There are native speakers on the planet that use auxiliary verbs in the past tense but there are none who use modal verbs that way. They can't because, modals are tenseless.

    Let's look at some examples of your past tense, 2006.

    Present ------------------- Past
    I shall go to Rome. --- I should go to Rome.??

    I will go to Rome. --- I would go to Rome. ??

    I may go to Rome. --- I might go to Rome. ??

    I can go to Rome. --- I could go to Rome. ??


    None of them work, do they? Why not if, as you contend, modals have tense?


    There are also many websites that teach English, and they teach that some modals carry past tense function.

    I admit that some of those websites may be of lesser quality, but certainly not all of them are.

    And possibly more important, reputable ESL schools teach that some models are past tense forms, at least as part of their role.
    I'm sure that some of these places still teach a lot of things that aren't part of English. As I mentioned, the OED taught that split infinitives are wrong till 1998.

    You really have to be more careful, you have to actually look to the fact situation and it's clear, the facts do not support that modals have tense.

    =====================

    Albeit: In order to defend my position, I've shown, from language, a number of things that simply do not lend support to the notion that modal verbs have tense.

    I saw nothing convincing.
    You presented nothing convincing. If modals had tense, the examples would be leaping forth from your brain, your post would be plastered with examples.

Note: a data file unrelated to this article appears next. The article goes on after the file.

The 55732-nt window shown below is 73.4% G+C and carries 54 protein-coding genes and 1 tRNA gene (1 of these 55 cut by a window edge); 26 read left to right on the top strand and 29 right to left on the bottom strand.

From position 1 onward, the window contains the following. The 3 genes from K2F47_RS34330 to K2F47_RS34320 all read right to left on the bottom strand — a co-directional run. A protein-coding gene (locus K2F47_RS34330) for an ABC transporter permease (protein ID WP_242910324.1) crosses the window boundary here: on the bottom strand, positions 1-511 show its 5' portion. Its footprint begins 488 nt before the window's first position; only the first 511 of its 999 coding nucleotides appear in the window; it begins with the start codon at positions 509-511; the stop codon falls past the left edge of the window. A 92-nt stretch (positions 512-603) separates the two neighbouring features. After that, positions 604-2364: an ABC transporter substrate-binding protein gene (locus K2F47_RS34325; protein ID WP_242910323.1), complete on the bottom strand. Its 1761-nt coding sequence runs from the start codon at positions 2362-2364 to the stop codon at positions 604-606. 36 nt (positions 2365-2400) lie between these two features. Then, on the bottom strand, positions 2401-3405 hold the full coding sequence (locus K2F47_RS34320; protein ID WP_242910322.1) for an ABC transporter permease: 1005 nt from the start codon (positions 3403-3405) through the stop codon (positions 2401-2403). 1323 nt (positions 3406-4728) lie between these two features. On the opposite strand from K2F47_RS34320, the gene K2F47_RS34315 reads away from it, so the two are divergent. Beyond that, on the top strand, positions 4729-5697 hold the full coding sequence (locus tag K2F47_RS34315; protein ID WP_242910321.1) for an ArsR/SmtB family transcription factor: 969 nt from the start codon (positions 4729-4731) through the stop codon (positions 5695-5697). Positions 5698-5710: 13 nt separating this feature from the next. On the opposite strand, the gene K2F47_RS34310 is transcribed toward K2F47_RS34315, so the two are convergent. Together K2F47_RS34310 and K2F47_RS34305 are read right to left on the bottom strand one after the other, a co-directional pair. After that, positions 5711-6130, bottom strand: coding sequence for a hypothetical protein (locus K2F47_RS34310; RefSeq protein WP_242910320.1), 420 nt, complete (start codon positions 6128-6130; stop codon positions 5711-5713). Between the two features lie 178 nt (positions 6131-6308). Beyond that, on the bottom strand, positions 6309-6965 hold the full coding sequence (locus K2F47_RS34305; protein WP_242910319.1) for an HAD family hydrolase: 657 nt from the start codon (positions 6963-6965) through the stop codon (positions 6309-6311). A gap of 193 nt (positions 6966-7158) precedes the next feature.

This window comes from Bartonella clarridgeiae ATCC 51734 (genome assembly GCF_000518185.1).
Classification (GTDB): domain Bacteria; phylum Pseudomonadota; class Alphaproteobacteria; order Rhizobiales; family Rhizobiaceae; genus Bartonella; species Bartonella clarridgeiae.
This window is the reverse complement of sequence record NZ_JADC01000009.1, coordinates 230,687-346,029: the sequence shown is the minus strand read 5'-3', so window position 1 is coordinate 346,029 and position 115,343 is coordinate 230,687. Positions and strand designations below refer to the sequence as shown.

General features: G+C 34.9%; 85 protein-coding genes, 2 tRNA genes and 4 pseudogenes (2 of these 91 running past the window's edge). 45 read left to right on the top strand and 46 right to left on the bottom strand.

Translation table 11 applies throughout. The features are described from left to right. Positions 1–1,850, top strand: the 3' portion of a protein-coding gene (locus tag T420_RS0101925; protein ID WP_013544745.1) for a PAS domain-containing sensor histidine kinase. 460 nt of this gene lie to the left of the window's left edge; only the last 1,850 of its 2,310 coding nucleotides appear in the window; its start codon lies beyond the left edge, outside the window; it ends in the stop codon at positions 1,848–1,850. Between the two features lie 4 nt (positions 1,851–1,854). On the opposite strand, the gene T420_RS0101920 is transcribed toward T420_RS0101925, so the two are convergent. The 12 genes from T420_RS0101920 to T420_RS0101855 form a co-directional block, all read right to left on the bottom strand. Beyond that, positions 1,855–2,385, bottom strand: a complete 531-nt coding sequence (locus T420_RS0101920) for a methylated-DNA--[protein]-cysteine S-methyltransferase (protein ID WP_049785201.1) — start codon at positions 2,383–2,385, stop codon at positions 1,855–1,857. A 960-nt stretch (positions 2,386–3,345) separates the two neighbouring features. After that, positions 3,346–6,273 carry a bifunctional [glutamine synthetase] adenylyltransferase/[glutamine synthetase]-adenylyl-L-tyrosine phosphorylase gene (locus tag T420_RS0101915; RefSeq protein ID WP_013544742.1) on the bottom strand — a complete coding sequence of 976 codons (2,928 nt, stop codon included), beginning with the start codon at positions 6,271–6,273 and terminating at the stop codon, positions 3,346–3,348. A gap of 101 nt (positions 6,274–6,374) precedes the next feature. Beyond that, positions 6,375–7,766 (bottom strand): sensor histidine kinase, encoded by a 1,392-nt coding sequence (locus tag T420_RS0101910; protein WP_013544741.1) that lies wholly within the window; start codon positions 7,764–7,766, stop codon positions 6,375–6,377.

You presented a couple of tired old canards.

    Albeit old:It finds no support in language use. Modal verbs can act in every time situation because their job isn't to carry tense; their job is do what modals do, carry a speaker's/writer's emotive feelings into a sentence.

    You're trying to drastically restrict the role of those verbs, and you're just not in touch with reality.
    You keep on with this latest bit that came out of thin air late in the discussion. The reality that you can't seem to grasp is that you can't produce any real examples.



    Heck, you can say that opinion is half of what every person says in their whole life.
    That's probably a fairly accurate statement, as we know that modals and various other forms of hedge language are exceedingly commonplace.

    In your attempt to deny the reality of past tense function, you're practically claiming that modality is the whole purpose of auxillary verbs. Modality is only one of the features of auxillary verbs.